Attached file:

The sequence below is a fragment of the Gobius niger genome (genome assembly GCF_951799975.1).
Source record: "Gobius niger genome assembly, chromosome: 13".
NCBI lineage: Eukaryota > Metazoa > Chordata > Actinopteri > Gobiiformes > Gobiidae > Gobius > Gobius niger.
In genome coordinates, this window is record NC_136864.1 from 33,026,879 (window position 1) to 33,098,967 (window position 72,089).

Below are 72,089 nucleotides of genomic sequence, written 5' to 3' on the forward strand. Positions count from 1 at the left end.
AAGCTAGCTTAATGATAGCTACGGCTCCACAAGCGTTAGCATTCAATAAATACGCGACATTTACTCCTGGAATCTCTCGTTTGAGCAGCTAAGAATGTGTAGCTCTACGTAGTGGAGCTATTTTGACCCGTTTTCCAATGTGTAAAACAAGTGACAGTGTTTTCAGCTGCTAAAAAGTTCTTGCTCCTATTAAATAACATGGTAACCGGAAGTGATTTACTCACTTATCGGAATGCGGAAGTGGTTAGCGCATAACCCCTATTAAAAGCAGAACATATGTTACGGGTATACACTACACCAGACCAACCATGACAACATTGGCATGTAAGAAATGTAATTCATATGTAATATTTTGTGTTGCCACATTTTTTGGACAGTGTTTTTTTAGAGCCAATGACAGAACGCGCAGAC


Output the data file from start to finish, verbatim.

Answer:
The sequence below is a fragment of the Gobius niger genome (genome assembly GCF_951799975.1).
Source record: "Gobius niger genome assembly, chromosome: 13".
NCBI lineage: Eukaryota > Metazoa > Chordata > Actinopteri > Gobiiformes > Gobiidae > Gobius > Gobius niger.
In genome coordinates, this window is record NC_136864.1 from 33,026,879 (window position 1) to 33,098,967 (window position 72,089).

Below are 72,089 nucleotides of genomic sequence, written 5' to 3' on the forward strand. Positions count from 1 at the left end.
AAGCTAGCTTAATGATAGCTACGGCTCCACAAGCGTTAGCATTCAATAAATACGCGACATTTACTCCTGGAATCTCTCGTTTGAGCAGCTAAGAATGTGTAGCTCTACGTAGTGGAGCTATTTTGACCCGTTTTCCAATGTGTAAAACAAGTGACAGTGTTTTCAGCTGCTAAAAAGTTCTTGCTCCTATTAAATAACATGGTAACCGGAAGTGATTTACTCACTTATCGGAATGCGGAAGTGGTTAGCGCATAACCCCTATTAAAAGCAGAACATATGTTACGGGTATACACTACACCAGACCAACCATGACAACATTGGCATGTAAGAAATGTAATTCATATGTAATATTTTGTGTTGCCACATTTTTTGGACAGTGTTTTTTTAGAGCCAATGACAGAACGCGCAGAC